How iPad Application Pricing Will Change the App Store Game

04/03/2010

With today marking the dawn of a new era in computing (I seriously believe this, but only time will tell), Apple’s App Store is going to deliver different results to developers than it did for the iPhone. While lots of apps will sell for the iPad, this store is going to stop being the El Dorado that it has been for many developers. The App Store took off for the iPhone and the iPod touch in part because of pricing: when it’s just a buck or two to try an app that, in the end, you’ll only use a few times, you’ll take the plunge without second thoughts. Developers have sold, in some cases, more than a million copies of their 99-cent apps. But this is all about to change.

When Apple announced the prices of the first apps they presented – Pages, Keynote and Numbers, from their iWork suite – they set a new bar for App Store pricing. Instead of being one or two dollars, they are ten dollars each. Granted, these apps are designed to do far more than any dollar app, but if you look at the current top sellers for the iPad in the App Store (yes, lots of people are buying apps before getting their iPads), you can see that prices range from a handful of one- or two-dollar apps to a few 20-buck programs, but the majority float around the 5- and 10-dollar range.

Many of these apps will sell well, but nothing like the sales some developers have seen for iPhone apps. When you spend a buck, you can do it without thinking; when you spend five or ten, that’s another ball game.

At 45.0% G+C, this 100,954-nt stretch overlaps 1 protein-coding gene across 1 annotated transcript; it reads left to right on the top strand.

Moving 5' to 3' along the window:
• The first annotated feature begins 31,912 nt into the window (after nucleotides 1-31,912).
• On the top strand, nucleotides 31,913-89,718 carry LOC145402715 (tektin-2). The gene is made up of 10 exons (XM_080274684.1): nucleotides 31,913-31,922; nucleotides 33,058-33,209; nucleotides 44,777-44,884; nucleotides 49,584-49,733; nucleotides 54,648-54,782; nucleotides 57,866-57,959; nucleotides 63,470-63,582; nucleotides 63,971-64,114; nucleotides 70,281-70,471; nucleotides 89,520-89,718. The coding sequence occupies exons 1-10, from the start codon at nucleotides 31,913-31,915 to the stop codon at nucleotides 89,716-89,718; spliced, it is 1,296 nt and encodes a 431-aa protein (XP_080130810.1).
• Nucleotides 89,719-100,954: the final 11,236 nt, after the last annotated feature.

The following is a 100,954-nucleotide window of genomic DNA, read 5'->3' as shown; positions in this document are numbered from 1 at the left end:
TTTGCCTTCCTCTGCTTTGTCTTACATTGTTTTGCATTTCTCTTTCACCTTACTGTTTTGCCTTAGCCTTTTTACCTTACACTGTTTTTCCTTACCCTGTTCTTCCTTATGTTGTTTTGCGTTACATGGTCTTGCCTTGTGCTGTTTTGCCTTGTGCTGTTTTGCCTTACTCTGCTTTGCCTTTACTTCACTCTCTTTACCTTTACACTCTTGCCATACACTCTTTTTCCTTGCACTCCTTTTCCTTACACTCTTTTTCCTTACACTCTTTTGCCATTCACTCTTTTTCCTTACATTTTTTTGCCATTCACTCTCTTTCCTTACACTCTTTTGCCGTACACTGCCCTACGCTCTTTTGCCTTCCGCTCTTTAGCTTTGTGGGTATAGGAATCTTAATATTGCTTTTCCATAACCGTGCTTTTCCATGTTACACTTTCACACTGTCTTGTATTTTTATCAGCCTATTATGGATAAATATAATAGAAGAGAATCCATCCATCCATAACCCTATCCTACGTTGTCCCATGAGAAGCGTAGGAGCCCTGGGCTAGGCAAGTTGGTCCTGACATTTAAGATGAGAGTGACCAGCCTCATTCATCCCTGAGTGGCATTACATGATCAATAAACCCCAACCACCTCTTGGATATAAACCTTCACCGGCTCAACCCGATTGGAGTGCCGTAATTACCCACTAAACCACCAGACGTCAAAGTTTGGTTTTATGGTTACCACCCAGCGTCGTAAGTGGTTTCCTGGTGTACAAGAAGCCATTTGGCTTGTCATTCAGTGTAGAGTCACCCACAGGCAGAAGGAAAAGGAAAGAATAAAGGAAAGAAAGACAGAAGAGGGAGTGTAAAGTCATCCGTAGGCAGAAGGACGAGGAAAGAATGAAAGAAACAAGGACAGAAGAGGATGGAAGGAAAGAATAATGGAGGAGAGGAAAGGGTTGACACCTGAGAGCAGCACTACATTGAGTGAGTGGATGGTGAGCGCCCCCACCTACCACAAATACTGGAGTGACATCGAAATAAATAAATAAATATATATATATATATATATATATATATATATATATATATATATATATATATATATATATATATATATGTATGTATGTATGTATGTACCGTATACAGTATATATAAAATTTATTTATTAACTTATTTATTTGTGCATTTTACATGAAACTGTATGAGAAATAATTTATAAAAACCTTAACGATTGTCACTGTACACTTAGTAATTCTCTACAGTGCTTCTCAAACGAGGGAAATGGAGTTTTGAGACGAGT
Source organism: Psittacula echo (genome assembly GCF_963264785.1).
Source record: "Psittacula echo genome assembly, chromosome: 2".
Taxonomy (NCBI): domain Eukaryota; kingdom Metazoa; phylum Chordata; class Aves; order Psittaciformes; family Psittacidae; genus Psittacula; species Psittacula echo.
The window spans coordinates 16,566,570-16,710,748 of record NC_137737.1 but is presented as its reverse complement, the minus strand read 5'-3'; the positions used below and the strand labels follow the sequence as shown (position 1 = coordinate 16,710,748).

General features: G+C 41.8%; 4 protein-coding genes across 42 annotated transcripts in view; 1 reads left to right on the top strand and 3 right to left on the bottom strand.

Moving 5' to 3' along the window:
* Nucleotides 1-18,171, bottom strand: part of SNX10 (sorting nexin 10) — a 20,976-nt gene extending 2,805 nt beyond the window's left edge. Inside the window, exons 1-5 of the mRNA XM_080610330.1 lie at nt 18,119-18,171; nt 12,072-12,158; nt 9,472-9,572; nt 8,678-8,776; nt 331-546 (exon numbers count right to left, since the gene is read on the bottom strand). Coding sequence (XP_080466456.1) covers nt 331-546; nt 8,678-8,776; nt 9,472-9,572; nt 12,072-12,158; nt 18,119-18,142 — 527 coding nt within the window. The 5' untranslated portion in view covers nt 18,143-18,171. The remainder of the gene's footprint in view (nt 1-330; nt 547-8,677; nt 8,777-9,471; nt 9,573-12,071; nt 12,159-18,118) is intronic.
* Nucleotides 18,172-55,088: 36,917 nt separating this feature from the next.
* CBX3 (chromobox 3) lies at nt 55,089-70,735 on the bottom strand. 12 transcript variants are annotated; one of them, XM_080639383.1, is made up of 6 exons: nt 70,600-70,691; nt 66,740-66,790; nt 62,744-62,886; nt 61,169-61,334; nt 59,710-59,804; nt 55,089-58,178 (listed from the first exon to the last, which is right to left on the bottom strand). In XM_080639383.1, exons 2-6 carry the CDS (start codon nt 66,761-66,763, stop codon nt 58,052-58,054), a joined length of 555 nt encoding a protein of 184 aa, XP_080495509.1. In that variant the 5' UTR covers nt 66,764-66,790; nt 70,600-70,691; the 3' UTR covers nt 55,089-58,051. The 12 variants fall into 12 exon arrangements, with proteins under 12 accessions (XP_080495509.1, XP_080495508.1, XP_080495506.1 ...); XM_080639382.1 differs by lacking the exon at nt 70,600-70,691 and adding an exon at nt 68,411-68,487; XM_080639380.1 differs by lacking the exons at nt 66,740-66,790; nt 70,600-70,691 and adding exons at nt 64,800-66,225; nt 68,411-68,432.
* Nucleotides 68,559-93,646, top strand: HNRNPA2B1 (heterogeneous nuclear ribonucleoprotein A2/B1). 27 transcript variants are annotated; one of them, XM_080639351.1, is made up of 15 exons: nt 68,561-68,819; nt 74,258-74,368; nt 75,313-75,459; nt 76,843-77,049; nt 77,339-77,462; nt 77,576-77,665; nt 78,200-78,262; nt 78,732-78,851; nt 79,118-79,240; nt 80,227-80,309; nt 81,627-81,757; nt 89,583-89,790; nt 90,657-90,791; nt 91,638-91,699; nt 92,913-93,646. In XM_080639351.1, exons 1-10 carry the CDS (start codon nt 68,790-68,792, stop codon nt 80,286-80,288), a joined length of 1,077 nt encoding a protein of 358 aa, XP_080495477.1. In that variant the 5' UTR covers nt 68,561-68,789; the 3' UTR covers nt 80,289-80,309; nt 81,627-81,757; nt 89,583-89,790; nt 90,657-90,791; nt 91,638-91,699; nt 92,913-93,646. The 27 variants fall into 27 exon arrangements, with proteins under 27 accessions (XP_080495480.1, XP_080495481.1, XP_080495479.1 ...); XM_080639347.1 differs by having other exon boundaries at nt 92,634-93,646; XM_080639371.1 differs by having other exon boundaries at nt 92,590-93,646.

Now, you could think, “But the iPad will sell millions of units.” True. But so does the Mac. There are very few applications for Mac OS X that sell in the hundreds of thousands of units. Most shareware developers don’t make much money from their programming. Sure, there are a handful of people who make a living, but very few, far fewer than the number of almost industrial iPhone app developers who churn out dollar apps like sandwiches.

For iPad developers to make a living, they’re going to need to provide unique solutions that provide essential functionality, not fart apps or games that people will play a few times and then delete. We will see some of the latter, just because developers can make them. But I don’t think anyone should expect the same type of app purchasing on the iPad as the iPhone. Part of this is because of the pricing bar that’s been set, but also because this is not a pocket device that people will whip out when they have five minutes to wait on line at the bank. The iPad is more of a “couch” device, and usage will reflect that. Time will tell exactly what types of apps people really use, but developers shouldn’t expect to sell what they did on the iPhone.